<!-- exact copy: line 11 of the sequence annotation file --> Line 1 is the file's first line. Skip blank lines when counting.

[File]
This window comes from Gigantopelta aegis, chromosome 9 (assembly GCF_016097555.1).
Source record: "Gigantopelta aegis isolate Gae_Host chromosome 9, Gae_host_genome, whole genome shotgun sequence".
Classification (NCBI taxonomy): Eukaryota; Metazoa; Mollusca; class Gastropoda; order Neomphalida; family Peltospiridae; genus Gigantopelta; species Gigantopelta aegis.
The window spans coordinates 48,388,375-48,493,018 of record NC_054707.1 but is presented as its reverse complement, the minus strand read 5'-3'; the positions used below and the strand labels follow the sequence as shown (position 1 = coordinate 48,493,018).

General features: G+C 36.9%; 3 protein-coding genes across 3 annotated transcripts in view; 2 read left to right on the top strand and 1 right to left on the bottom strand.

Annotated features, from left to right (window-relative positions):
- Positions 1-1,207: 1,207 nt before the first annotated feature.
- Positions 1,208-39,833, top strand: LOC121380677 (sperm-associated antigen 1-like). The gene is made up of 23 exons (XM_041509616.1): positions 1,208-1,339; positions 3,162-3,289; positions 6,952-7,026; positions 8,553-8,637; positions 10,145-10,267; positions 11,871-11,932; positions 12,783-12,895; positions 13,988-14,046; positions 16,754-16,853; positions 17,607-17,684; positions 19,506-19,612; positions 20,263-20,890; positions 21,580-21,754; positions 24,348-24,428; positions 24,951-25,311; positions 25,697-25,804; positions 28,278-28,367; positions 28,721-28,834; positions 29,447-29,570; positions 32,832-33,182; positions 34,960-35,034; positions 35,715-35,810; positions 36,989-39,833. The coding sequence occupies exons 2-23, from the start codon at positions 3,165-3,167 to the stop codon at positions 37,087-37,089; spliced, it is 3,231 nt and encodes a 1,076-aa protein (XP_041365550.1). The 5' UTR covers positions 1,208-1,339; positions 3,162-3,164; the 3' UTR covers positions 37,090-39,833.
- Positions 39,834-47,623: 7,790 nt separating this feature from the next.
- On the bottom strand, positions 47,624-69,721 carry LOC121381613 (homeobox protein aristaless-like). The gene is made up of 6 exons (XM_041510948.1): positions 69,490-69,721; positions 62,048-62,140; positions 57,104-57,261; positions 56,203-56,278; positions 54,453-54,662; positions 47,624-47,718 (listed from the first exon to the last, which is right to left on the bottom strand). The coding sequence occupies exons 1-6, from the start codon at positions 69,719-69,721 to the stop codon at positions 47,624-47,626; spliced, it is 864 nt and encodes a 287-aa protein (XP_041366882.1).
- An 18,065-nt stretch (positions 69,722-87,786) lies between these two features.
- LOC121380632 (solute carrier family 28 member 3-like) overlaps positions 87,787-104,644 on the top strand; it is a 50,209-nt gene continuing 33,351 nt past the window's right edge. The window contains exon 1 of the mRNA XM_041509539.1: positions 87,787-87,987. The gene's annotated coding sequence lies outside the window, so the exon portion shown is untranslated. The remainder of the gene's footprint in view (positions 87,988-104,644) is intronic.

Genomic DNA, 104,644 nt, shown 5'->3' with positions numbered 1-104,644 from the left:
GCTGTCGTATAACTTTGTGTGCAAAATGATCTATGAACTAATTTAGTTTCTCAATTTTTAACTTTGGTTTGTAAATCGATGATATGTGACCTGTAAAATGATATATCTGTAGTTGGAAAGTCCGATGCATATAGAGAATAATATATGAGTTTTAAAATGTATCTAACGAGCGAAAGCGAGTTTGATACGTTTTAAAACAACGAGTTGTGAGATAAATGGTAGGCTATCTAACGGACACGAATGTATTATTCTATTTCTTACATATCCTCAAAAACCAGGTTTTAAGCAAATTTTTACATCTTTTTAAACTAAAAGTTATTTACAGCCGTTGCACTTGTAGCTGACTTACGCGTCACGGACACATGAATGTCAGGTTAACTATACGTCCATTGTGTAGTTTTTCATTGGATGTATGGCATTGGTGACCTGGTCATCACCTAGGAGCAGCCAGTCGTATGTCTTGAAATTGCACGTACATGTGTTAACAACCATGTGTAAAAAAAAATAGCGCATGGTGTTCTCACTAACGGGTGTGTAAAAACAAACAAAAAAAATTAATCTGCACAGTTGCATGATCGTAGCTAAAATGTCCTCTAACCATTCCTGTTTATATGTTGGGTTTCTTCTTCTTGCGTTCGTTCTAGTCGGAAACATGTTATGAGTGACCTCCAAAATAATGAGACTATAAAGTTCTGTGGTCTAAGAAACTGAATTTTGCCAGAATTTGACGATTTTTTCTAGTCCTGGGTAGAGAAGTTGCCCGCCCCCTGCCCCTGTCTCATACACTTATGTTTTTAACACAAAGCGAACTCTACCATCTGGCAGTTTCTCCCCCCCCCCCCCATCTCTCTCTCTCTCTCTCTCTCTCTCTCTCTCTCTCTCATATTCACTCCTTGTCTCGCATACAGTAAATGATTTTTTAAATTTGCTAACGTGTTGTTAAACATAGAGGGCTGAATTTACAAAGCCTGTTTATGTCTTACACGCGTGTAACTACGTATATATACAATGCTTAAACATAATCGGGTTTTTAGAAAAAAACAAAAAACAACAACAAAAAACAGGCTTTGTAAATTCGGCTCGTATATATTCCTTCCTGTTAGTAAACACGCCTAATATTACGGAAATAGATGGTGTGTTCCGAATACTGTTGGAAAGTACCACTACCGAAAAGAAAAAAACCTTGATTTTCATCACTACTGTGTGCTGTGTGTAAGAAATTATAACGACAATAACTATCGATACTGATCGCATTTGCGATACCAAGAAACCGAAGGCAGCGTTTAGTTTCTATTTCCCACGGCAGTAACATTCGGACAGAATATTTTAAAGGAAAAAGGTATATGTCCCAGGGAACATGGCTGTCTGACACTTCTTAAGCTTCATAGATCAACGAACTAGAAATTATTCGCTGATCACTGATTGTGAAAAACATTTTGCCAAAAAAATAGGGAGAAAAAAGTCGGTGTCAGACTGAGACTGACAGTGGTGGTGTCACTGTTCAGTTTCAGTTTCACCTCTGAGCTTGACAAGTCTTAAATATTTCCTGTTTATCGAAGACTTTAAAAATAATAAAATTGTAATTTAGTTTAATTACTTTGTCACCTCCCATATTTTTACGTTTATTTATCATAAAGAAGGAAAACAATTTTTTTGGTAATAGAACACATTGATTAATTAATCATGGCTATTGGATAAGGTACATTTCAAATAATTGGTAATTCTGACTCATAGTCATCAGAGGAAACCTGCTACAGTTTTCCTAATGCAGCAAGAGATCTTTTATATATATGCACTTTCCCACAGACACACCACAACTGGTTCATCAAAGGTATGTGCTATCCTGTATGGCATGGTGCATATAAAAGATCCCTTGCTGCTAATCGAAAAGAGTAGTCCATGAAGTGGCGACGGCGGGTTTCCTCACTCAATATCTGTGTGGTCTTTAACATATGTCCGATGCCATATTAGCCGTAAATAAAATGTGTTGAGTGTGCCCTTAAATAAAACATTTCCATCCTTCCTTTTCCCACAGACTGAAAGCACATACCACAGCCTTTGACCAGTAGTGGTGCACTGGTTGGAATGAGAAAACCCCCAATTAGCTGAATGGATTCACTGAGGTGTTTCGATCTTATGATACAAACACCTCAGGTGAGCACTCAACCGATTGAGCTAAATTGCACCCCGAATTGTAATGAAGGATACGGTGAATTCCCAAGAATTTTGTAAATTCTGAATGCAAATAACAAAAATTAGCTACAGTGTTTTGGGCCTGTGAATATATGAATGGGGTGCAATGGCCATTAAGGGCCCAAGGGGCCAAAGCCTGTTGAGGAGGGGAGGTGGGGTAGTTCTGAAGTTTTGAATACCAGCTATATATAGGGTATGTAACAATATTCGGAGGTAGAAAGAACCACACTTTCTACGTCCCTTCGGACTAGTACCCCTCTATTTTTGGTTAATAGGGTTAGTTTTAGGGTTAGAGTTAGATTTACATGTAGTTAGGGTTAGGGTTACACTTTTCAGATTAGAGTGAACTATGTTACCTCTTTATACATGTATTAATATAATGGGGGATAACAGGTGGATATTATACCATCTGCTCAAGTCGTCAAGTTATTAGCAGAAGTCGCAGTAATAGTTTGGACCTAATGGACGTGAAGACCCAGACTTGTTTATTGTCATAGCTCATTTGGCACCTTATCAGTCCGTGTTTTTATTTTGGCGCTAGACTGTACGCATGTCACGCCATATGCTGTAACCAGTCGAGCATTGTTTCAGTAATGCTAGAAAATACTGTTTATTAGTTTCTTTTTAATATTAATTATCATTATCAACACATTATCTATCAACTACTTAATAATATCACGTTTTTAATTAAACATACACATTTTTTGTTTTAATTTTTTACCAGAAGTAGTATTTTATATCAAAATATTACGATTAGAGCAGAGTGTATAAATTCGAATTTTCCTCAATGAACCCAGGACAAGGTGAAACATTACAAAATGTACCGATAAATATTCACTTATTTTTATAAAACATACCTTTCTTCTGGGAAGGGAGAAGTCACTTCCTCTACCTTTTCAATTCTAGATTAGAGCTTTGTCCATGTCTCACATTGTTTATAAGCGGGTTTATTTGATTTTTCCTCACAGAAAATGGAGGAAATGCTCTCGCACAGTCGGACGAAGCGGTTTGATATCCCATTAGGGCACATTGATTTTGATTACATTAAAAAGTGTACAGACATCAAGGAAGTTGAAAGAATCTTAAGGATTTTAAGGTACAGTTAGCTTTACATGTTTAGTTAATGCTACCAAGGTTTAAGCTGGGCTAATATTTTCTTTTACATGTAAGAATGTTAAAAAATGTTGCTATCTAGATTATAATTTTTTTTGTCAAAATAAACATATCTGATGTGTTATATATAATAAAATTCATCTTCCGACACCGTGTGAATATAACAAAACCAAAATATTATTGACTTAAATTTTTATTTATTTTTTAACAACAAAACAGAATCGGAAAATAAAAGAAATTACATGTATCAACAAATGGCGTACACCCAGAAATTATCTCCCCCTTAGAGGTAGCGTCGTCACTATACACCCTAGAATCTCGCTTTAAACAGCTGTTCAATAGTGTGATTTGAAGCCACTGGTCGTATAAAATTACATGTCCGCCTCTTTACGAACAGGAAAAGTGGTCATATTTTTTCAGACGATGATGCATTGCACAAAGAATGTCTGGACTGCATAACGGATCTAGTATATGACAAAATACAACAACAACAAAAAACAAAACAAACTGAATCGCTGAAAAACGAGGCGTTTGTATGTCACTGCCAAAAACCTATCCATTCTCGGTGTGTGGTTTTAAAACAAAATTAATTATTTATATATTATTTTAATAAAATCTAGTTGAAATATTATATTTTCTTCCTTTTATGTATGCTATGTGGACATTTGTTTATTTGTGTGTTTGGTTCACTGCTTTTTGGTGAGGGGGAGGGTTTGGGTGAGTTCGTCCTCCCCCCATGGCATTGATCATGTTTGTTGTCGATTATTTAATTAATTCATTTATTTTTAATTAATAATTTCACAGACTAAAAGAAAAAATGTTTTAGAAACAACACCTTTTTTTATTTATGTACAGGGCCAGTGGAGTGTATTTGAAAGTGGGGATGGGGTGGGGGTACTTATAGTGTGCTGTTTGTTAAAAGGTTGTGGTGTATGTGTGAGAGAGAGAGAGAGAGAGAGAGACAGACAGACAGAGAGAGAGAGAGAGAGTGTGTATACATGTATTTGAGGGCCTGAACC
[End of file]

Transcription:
- An 18,065-nt stretch (positions 69,722-87,786) lies between these two features.